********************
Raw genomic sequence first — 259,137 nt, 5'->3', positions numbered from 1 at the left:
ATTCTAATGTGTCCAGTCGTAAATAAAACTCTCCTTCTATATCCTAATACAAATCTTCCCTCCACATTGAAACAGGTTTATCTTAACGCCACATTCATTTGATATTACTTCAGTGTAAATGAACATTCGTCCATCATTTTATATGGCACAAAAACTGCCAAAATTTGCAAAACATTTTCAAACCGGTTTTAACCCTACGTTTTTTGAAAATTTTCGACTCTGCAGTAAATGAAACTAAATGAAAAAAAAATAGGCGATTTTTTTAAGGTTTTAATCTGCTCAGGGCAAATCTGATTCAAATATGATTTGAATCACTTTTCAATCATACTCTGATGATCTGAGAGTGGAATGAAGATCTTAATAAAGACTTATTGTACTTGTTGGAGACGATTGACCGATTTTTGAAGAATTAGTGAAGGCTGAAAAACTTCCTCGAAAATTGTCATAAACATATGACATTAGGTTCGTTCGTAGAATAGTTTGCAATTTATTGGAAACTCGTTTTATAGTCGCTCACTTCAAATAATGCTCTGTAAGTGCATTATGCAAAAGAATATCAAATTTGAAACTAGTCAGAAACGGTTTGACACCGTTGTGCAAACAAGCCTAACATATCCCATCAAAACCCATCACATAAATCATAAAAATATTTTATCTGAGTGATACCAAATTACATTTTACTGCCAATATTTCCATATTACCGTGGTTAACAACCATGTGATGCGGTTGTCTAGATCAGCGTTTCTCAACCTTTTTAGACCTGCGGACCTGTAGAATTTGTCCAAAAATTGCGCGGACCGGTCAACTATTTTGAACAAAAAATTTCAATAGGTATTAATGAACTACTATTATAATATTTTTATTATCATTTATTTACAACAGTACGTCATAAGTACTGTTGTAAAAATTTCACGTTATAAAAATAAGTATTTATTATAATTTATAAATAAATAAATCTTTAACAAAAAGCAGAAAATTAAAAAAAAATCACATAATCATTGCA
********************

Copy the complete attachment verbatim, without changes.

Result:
Raw genomic sequence first — 259,137 nt, 5'->3', positions numbered from 1 at the left:
ATTCTAATGTGTCCAGTCGTAAATAAAACTCTCCTTCTATATCCTAATACAAATCTTCCCTCCACATTGAAACAGGTTTATCTTAACGCCACATTCATTTGATATTACTTCAGTGTAAATGAACATTCGTCCATCATTTTATATGGCACAAAAACTGCCAAAATTTGCAAAACATTTTCAAACCGGTTTTAACCCTACGTTTTTTGAAAATTTTCGACTCTGCAGTAAATGAAACTAAATGAAAAAAAAATAGGCGATTTTTTTAAGGTTTTAATCTGCTCAGGGCAAATCTGATTCAAATATGATTTGAATCACTTTTCAATCATACTCTGATGATCTGAGAGTGGAATGAAGATCTTAATAAAGACTTATTGTACTTGTTGGAGACGATTGACCGATTTTTGAAGAATTAGTGAAGGCTGAAAAACTTCCTCGAAAATTGTCATAAACATATGACATTAGGTTCGTTCGTAGAATAGTTTGCAATTTATTGGAAACTCGTTTTATAGTCGCTCACTTCAAATAATGCTCTGTAAGTGCATTATGCAAAAGAATATCAAATTTGAAACTAGTCAGAAACGGTTTGACACCGTTGTGCAAACAAGCCTAACATATCCCATCAAAACCCATCACATAAATCATAAAAATATTTTATCTGAGTGATACCAAATTACATTTTACTGCCAATATTTCCATATTACCGTGGTTAACAACCATGTGATGCGGTTGTCTAGATCAGCGTTTCTCAACCTTTTTAGACCTGCGGACCTGTAGAATTTGTCCAAAAATTGCGCGGACCGGTCAACTATTTTGAACAAAAAATTTCAATAGGTATTAATGAACTACTATTATAATATTTTTATTATCATTTATTTACAACAGTACGTCATAAGTACTGTTGTAAAAATTTCACGTTATAAAAATAAGTATTTATTATAATTTATAAATAAATAAATCTTTAACAAAAAGCAGAAAATTAAAAAAAAATCACATAATCATTGCA